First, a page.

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February 2nd - This Day In History

By Edited Oct 2, 2016 0 0

February 2, 1848

The Mexican-American War, lasting from 1846 to 1848, resulted in Mexico having to sign the Treaty of Guadalupe.  Some Democrats actually argued for the total annexation of Mexico, but President Polk argued against that. 

On February 2, 1848, while Mexico City was occupied by United States Troops, the treaty was negotiated by a member of the State Department and Mexican representatives  President Polk had actually already recalled Nicholas Trist, the State Department employee, but he ignored the recall and finis

Treaty of Guadalupe Is Signed On February 2, 1848
hed the treaty. 

The treaty gave new land of Mexico to the United States, and made Mexico recognize other territories that was already not under their control.  The Republic of Texas, already independent, was still claimed by the Mexican government.  The size of Mexico dropped by over half, although a lot of the land ceded to the United States was empty at the time.

February 2, 1887

The origin of Groundhog Day can be found in old European weather tales, however, it was usually a badger or bear.  In America, the tradition continued in the early 1800s, with the predictor of weather being a groundhog.  The first celebration of Groundhog Day in Punxsutawney, Pennsylvania took place on February 2, 1887, and has taken place each year since. 

In Alaska, since there are very few groundhogs, this day is celebrated as Marmot Day, and was officially confirmed by the Alaska Legislature in 2009.  Governor Sarah Palin signed the bill.

February 2, 1897

Alfred L. Cralle, a black inventor from Pittsburgh, Pennsylvania, is issued a patent for an ice-cream scoop.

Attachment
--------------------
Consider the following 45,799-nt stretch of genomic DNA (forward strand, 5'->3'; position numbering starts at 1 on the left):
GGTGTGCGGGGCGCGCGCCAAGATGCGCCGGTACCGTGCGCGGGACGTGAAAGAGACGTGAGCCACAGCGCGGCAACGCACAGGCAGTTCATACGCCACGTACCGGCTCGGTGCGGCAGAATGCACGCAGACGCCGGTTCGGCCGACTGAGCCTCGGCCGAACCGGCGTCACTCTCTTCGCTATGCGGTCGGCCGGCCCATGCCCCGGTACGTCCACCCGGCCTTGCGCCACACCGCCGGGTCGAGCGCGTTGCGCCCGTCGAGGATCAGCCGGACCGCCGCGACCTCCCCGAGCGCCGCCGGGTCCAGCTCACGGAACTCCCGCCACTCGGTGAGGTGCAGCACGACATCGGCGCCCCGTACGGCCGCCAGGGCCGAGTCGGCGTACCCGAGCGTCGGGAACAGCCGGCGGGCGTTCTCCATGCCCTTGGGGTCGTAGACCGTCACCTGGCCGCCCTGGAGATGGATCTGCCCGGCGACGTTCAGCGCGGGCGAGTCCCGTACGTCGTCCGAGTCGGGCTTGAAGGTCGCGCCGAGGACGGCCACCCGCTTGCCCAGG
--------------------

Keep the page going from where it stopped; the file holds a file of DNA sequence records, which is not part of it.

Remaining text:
February 2, 1935

The polygraph is used for the first time on criminals, and the results are given in the court case.  The two were convicted for assault.  Leonarde Keeler, advocated the use of the polygraph, or lie detector, eventually opening the first polygraph school, and becoming the first full-time private polygraph consultant.

February 2, 1974

The F-16 Fighting Falcon is flown for the first time on February 2, 1974.  It was developed by General Dynamics, who later sold their aircraft manufacturing business to Lockheed.  

February 2nd - The F-16 Flies For The First Time
The Lockheed Corporation merged with Martin Marietta to become Lockheed Martin. 

The F-16 was originally built for the United States Air Force, however, the company has also produced it for export for 25 other nations.  It is still in use by the U.S. Air Force and  Navy, but no longer bought by them.  It is to stay in use by the U.S. Air Force until 2025, when it will be replaced by the F-35A, the Lockheed Martin F-35 Lighting II, currently in testing.

February 2, 2005

It is announced on February 2, 2005 that Star Trek: Enterprise is being cancelled.  For 18 years Start Trek, in one form or another had been a series on Television.  The Next Generation started in 1987, Deep Space Nine in 1993, Voyager in 1995 and Enterprise in 2001. 

February 2, 2010

The Lancet, a weekly general medical journal, issues a retraction of an article published in 1

The Lancet Retracts The Article Linking Autism and the MMR Vaccine
998 that linked the MMR vaccine to autism.  The original article cited largely anecdotal evidence for the claim, and it was later found that the author, Andrew Wakefield had multiple conflicts of interest and was not reliable.  The Lancet partially retracted the article in 2004 and fully in 2010.  Numerous studies have found no link in autism and the vaccine, while the occurrence of measles and mumps in Britain occurred in 2006 at 13 and 37 times greater than 1998 levels.  Andrew Wakefield had his medical license revoked in 2010.


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